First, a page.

No, it’s not just a Journey song (and the only good one, in my view; I would be fine with never hearing “Don’t Stop Believin’” ever again). From the very beginning of the Christian faith, followers of Jesus have been struggling with the relationship between the two worlds to which they are tied: the earthly, temporal one and the heavenly, spiritual one. And they have long been unsettled by the implications of His statement: “My kingdom is not of this world.” Or “unnerved,” as Russ Hittinger, senior research fellow at the Catholic University of America’s Institute for Human Ecology and co-director of CUA’s program on Catholic Political Thought, puts it.
So how should Christians make sense of this seemingly intractable problem? Guided by, among others, St. Augustine, St. Thomas Aquinas, and Pope Leo XIII, Hittinger has attempted to divine the best approach. He outlined this approach last week in the first annual Lecture on Catholic Political Thought, sponsored by the Institute for Human Ecology (IHE) at CUA, the Project on Constitutional Originalism and the Catholic Intellectual Tradition, and the Thomistic Institute. You can watch it here, or embedded below:
Hittinger drew the title for his lecture (“How to Inherit a Kingdom”), as well as much of its substance, from the works of Augustine. Calling himself a “separationist,” Hittinger referred not to the alleged separation between church and state that, he noted, the U.S. Constitution does not mention, but rather the separation between the political/temporal and the religious/spiritual that Christ achieved “as a dimension of his overcoming sin and death.” This was in contrast to a “pagan integralism” that saw no such separation between those two realms.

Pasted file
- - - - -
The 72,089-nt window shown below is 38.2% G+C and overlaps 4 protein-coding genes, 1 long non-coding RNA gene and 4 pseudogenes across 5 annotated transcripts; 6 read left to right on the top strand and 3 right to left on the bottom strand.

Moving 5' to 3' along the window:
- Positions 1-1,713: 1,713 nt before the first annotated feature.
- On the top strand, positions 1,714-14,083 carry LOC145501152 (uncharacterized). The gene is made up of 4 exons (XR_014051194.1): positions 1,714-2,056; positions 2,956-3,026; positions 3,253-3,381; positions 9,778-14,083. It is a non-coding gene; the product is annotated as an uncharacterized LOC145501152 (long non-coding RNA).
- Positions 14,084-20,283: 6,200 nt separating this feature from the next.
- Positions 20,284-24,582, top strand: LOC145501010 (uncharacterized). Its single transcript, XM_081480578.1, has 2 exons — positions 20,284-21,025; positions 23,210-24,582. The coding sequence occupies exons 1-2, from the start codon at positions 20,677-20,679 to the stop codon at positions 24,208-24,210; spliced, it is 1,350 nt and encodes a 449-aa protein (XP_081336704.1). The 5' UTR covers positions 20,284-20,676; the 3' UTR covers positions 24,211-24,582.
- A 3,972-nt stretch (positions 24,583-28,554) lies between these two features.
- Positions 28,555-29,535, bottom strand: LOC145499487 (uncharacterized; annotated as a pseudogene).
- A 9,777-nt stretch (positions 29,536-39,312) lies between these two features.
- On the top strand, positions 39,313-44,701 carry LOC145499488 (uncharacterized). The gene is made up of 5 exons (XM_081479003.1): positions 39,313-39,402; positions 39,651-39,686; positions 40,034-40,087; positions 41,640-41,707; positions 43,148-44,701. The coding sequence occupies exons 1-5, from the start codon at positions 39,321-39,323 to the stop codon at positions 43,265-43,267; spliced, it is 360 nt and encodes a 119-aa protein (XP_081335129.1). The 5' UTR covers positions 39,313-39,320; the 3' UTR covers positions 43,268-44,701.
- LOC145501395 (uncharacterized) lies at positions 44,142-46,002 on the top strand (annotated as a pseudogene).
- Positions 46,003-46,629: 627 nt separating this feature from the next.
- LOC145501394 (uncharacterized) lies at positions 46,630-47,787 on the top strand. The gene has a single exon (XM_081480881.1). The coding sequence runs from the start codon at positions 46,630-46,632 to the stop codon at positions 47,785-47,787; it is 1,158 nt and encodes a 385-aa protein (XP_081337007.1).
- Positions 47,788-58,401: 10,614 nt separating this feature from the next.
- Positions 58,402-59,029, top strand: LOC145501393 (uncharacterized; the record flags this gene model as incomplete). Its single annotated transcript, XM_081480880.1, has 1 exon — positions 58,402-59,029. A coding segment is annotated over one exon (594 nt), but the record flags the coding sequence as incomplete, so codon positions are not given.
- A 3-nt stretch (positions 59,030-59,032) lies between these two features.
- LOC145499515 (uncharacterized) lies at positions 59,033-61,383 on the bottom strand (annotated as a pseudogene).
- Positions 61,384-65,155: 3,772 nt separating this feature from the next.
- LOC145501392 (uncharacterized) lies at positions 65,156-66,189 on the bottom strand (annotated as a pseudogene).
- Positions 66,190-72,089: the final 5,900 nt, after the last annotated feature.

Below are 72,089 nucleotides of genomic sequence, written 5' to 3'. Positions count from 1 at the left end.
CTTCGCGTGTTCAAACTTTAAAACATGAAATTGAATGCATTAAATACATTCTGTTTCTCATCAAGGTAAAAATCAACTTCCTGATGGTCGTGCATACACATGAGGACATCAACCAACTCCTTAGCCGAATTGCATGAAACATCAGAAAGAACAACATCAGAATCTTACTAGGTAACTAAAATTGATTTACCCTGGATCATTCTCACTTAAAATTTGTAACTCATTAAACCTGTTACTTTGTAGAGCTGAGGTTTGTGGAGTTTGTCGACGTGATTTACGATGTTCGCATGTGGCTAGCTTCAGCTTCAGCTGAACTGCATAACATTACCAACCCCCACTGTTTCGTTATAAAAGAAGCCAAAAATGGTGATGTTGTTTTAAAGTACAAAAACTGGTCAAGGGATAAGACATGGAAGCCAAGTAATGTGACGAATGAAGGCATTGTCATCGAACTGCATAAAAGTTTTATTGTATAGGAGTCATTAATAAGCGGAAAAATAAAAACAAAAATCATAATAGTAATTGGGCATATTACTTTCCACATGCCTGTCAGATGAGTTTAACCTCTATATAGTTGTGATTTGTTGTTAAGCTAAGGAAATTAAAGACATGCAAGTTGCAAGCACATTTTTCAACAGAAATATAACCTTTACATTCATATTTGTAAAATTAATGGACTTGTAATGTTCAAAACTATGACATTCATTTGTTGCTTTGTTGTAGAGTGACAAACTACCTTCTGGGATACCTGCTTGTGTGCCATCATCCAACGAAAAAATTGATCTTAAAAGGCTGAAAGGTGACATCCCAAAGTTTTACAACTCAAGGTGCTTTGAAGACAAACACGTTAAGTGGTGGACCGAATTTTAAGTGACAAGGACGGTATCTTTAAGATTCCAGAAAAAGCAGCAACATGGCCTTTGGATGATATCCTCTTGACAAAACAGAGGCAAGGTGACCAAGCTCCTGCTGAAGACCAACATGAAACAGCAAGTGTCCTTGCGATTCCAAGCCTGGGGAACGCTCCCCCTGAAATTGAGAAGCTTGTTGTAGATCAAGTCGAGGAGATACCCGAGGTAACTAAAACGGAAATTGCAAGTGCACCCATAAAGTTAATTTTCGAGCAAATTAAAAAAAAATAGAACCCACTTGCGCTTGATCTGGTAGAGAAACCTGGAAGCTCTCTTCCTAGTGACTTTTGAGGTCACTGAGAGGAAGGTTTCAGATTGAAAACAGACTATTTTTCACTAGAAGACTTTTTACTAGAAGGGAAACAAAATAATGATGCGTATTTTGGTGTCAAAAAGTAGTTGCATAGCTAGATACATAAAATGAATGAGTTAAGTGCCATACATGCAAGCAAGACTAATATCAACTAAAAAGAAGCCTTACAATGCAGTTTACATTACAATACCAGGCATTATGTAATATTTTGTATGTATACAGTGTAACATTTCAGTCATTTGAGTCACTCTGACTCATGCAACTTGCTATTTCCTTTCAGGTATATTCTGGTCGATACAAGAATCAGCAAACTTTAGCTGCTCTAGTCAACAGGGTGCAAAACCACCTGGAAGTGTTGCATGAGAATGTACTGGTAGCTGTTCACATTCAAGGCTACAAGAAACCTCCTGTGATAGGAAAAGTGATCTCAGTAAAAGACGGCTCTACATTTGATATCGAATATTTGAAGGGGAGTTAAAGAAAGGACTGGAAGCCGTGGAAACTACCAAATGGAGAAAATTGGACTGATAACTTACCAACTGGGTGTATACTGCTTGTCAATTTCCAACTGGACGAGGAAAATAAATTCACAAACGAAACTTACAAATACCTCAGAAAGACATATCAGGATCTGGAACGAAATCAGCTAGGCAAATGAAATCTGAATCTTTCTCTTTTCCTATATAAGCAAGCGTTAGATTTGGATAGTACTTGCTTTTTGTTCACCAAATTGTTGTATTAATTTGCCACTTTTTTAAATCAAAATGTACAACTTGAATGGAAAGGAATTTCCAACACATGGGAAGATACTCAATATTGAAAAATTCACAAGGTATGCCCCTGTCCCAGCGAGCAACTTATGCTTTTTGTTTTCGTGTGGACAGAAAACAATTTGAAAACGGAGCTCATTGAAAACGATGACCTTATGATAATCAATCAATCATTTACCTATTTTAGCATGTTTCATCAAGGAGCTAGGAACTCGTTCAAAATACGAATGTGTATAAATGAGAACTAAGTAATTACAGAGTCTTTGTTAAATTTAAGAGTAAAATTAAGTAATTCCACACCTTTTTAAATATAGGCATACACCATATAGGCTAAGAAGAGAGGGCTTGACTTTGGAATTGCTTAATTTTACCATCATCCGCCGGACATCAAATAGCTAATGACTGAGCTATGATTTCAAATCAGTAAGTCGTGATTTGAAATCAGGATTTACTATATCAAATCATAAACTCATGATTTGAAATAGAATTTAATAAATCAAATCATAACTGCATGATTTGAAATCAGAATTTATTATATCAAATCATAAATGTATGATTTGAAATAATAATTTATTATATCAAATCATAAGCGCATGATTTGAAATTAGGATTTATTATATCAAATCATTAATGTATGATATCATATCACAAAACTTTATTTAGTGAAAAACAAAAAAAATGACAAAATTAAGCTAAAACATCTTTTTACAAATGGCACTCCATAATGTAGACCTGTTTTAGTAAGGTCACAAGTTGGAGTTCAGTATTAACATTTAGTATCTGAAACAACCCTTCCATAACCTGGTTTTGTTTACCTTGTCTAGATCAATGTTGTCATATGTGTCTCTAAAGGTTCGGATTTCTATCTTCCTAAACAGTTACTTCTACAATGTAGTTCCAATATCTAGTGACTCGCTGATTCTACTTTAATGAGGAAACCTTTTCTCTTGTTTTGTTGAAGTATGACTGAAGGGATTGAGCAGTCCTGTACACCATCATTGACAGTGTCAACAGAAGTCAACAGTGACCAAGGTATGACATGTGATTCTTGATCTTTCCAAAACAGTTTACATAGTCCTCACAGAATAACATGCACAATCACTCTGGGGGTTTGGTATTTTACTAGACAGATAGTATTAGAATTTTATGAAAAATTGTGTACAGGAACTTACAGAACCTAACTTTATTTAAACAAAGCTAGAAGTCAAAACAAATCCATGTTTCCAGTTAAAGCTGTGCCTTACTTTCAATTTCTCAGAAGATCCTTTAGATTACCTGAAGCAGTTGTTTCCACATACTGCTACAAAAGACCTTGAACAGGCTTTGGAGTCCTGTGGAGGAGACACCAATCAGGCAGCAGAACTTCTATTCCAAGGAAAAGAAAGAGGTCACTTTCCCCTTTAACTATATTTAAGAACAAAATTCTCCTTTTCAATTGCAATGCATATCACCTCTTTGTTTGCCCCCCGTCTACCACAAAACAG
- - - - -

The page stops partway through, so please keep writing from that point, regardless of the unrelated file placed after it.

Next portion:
Christianity has been marked, ever since, by an enduring tension between these two worlds — and by an enduring temptation for Christians to make too much of the political. Politics is not always bad, and engagement with the political is necessary. But, Hittinger warned, it can be “dangerous, if it’s confused with a broken and exaggerated sense of immortality” sought in the temporal rather than in the spiritual.
The history of Christian thought shows this constant tension. In the aftermath of Rome’s fall, Augustine chastised his own followers for having thought that their salvation was in Rome. “But the Lord and his Ministers were preparing you to receive a divine kingdom that is not of this world,” Augustine said in a sermon at the time. “For your part, you prefer to grieve for the stones of Rome.” Aquinas wrote similarly, as did, much later, Pope Leo XIII and Joseph Ratzinger, both before and when he became Pope Benedict XVI.
All warned against excessive reliance on temporal institutions for the salvation of souls. Leo XIII went so far as to advise that “faith embodied in the conscience of the people, rather than restoration of medieval institutions, is the way to final victory.” Hittinger himself stressed that “if Christians are to fecundate the world, it cannot come by being united to the state, or becoming one with the reign of sin and death.”
Such teachings do not absolve Christians of engaging in the temporal world. The separation of which Hittinger speaks “would be an evil, if we were just talking about social things, marriage, family, polity, and so forth.” In this case, however, Hittinger was trying to figure out how “to inherit a kingdom,” a deeper question to which separation offers guidance. With his help, may we continue the journey to full understanding of the relationship between these two worlds, and may we never stop believing in the one to come.